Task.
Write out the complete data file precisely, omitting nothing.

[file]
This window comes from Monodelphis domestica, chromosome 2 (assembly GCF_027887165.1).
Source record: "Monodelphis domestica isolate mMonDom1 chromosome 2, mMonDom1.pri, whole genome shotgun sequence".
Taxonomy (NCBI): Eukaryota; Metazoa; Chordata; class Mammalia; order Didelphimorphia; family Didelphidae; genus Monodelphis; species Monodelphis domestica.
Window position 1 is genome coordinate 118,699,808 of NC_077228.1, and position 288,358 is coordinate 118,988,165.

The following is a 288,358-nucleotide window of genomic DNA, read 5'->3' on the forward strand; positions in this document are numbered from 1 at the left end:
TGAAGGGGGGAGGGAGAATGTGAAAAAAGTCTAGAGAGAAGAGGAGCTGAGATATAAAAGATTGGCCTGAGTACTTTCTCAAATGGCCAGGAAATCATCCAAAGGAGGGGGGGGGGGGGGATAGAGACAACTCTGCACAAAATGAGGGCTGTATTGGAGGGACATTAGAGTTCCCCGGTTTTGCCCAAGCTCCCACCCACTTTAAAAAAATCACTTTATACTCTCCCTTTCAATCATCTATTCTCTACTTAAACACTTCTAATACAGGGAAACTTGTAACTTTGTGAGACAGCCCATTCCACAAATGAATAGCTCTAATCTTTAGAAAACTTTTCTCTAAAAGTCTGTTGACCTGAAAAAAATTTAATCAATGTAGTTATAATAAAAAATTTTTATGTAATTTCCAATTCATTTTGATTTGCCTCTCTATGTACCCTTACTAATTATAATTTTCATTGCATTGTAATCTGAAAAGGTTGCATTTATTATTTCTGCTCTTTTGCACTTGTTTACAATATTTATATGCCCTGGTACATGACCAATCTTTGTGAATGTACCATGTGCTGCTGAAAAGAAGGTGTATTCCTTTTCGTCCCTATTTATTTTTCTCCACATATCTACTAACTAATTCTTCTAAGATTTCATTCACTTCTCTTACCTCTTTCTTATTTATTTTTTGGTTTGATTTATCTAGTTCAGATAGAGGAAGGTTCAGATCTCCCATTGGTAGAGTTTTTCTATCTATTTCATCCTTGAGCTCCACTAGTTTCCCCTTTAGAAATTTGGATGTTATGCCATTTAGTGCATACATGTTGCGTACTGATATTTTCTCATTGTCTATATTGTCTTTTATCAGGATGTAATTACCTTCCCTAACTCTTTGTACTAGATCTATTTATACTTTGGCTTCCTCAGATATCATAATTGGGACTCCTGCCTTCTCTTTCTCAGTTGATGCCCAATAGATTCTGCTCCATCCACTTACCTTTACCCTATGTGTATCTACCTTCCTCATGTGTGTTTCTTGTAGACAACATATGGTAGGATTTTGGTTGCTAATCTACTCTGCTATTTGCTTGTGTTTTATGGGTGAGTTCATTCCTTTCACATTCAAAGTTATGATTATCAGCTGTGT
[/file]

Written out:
This window comes from Monodelphis domestica, chromosome 2 (assembly GCF_027887165.1).
Source record: "Monodelphis domestica isolate mMonDom1 chromosome 2, mMonDom1.pri, whole genome shotgun sequence".
Taxonomy (NCBI): Eukaryota; Metazoa; Chordata; class Mammalia; order Didelphimorphia; family Didelphidae; genus Monodelphis; species Monodelphis domestica.
Window position 1 is genome coordinate 118,699,808 of NC_077228.1, and position 288,358 is coordinate 118,988,165.

The following is a 288,358-nucleotide window of genomic DNA, read 5'->3' on the forward strand; positions in this document are numbered from 1 at the left end:
TGAAGGGGGGAGGGAGAATGTGAAAAAAGTCTAGAGAGAAGAGGAGCTGAGATATAAAAGATTGGCCTGAGTACTTTCTCAAATGGCCAGGAAATCATCCAAAGGAGGGGGGGGGGGGGGATAGAGACAACTCTGCACAAAATGAGGGCTGTATTGGAGGGACATTAGAGTTCCCCGGTTTTGCCCAAGCTCCCACCCACTTTAAAAAAATCACTTTATACTCTCCCTTTCAATCATCTATTCTCTACTTAAACACTTCTAATACAGGGAAACTTGTAACTTTGTGAGACAGCCCATTCCACAAATGAATAGCTCTAATCTTTAGAAAACTTTTCTCTAAAAGTCTGTTGACCTGAAAAAAATTTAATCAATGTAGTTATAATAAAAAATTTTTATGTAATTTCCAATTCATTTTGATTTGCCTCTCTATGTACCCTTACTAATTATAATTTTCATTGCATTGTAATCTGAAAAGGTTGCATTTATTATTTCTGCTCTTTTGCACTTGTTTACAATATTTATATGCCCTGGTACATGACCAATCTTTGTGAATGTACCATGTGCTGCTGAAAAGAAGGTGTATTCCTTTTCGTCCCTATTTATTTTTCTCCACATATCTACTAACTAATTCTTCTAAGATTTCATTCACTTCTCTTACCTCTTTCTTATTTATTTTTTGGTTTGATTTATCTAGTTCAGATAGAGGAAGGTTCAGATCTCCCATTGGTAGAGTTTTTCTATCTATTTCATCCTTGAGCTCCACTAGTTTCCCCTTTAGAAATTTGGATGTTATGCCATTTAGTGCATACATGTTGCGTACTGATATTTTCTCATTGTCTATATTGTCTTTTATCAGGATGTAATTACCTTCCCTAACTCTTTGTACTAGATCTATTTATACTTTGGCTTCCTCAGATATCATAATTGGGACTCCTGCCTTCTCTTTCTCAGTTGATGCCCAATAGATTCTGCTCCATCCACTTACCTTTACCCTATGTGTATCTACCTTCCTCATGTGTGTTTCTTGTAGACAACATATGGTAGGATTTTGGTTGCTAATCTACTCTGCTATTTGCTTGTGTTTTATGGGTGAGTTCATTCCTTTCACATTCAAAGTTATGATTATCAGCTGTGT